Deep-sea oxygen depletion and ocean carbon storage during the last ice age
Mittwoch, 21. September 2016
Neuer Hörsaal (4. Stock)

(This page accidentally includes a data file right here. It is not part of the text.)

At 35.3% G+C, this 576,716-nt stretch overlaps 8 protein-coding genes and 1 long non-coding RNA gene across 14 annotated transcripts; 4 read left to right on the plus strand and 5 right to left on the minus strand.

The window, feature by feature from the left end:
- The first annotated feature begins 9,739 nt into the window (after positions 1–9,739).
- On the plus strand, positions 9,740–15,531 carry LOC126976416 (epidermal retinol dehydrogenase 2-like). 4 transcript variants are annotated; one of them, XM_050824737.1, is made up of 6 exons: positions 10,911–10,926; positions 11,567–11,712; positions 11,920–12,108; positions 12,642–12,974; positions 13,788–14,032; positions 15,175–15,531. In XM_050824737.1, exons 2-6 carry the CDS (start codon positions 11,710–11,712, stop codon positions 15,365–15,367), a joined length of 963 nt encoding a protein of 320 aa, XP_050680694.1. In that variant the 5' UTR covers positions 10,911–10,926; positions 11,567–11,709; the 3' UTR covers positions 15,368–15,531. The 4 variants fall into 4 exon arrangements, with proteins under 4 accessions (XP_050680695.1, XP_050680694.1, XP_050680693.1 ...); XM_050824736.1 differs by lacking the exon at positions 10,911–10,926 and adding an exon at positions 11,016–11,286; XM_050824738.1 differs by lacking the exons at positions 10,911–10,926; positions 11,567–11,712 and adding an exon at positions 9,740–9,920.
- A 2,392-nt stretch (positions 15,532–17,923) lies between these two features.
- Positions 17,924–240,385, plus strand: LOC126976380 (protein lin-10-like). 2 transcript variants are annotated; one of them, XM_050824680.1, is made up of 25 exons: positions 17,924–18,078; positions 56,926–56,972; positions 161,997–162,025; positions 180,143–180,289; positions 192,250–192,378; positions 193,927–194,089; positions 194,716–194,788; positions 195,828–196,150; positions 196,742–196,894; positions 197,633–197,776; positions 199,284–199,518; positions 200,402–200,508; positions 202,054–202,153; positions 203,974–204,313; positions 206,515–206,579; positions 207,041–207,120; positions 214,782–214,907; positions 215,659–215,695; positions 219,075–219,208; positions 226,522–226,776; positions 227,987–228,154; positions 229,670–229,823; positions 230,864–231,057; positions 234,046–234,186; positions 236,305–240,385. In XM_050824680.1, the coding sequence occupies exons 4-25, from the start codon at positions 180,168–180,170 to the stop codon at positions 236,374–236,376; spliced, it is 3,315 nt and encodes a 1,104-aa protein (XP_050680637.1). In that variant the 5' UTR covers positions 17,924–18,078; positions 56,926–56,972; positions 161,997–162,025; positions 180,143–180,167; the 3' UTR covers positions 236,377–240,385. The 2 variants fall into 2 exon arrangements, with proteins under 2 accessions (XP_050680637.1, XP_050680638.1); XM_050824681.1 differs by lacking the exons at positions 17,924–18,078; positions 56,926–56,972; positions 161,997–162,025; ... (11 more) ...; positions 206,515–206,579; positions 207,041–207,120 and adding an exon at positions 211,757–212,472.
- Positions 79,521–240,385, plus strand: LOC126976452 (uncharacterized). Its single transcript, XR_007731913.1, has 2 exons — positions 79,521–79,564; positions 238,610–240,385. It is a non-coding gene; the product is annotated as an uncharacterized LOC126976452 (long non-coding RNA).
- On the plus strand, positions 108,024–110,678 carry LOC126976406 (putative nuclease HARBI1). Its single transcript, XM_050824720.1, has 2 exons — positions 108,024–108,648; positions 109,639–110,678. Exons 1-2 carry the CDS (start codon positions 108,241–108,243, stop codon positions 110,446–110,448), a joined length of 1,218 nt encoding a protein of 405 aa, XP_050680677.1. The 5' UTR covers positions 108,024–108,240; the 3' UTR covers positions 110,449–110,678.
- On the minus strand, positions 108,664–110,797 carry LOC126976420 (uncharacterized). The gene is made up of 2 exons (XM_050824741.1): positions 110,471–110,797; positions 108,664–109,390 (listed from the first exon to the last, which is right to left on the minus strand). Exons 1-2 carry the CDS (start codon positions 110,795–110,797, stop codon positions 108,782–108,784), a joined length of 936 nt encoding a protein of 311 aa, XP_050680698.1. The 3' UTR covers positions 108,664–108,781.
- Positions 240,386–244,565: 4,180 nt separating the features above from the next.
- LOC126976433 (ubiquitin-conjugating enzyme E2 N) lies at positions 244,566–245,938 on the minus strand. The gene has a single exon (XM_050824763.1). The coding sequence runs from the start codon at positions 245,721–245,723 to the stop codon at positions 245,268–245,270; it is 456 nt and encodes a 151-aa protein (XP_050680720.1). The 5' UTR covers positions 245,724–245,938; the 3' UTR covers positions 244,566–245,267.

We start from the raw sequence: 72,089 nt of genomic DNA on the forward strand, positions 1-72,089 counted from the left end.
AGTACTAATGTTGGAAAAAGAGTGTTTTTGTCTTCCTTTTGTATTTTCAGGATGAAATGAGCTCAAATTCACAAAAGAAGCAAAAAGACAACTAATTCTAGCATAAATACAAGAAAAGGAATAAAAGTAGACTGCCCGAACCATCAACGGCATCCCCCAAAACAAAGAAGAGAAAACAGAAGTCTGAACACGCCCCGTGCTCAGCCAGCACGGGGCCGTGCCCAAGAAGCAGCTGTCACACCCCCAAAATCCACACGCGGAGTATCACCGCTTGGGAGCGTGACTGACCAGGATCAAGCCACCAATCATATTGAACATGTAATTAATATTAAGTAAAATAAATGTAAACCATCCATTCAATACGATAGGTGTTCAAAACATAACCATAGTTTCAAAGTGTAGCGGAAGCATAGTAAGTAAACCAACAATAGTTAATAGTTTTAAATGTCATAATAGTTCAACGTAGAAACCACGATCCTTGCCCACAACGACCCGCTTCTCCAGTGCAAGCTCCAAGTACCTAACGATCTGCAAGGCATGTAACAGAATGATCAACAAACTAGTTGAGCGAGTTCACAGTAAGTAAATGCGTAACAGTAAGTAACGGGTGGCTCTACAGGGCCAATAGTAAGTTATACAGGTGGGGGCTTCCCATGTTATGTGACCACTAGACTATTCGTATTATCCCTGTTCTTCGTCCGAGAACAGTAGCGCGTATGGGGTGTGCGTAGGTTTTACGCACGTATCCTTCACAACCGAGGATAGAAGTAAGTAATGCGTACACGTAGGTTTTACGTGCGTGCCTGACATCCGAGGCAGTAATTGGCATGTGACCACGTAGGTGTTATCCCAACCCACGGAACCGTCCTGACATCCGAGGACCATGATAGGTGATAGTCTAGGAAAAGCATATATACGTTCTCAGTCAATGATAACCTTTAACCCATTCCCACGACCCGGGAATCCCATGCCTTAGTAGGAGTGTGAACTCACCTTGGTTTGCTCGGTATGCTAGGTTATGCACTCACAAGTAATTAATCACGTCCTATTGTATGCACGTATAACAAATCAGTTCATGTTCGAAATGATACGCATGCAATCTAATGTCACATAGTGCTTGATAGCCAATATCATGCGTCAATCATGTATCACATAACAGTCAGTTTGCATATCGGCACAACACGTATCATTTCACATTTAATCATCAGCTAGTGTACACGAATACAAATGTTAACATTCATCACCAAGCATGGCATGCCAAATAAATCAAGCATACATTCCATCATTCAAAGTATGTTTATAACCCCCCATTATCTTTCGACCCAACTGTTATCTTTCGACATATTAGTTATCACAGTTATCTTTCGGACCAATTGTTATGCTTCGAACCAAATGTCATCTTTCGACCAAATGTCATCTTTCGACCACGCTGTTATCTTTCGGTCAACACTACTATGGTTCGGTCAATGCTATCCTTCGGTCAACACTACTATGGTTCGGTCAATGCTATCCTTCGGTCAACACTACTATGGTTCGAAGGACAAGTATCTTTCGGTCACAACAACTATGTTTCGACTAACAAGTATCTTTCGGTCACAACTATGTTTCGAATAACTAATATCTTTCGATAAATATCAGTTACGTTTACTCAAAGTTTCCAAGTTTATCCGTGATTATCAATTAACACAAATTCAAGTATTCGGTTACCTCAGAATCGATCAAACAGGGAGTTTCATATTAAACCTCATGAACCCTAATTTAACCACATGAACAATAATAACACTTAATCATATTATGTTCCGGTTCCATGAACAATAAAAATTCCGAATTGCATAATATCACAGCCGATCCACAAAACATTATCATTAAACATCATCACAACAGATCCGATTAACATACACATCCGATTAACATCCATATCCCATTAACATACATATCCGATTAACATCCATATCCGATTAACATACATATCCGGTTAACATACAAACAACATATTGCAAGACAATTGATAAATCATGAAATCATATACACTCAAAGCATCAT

Any combination of chemical, biological and physical factors that leads to a stronger, or more efficient, “biological carbon pump” will lower the concentration of dissolved oxygen in the deep sea. Reconstructing deep-sea oxygen levels in the past, in turn, provides a metric to assess the contribution by the ocean’s biological pump to the ice-age drawdown of atmospheric CO2. We interpret changes in the preservation of organic compounds in equatorial Pacific sediments to constrain levels of dissolved oxygen during the last ice age. Combined with results from previous work that determined the ice-age concentration of carbonate ion in Pacific deep water, we derive the complete carbonate system chemistry. With reasonable assumptions about the spatial distribution of low-oxygen water during the ice age, we further estimate that the deep ocean held roughly 800 gigatons carbon (GtC) more respiratory CO2 than today, sufficient to accommodate the 200 GtC lost from the atmosphere and an estimated 600 GtC from the terrestrial biosphere.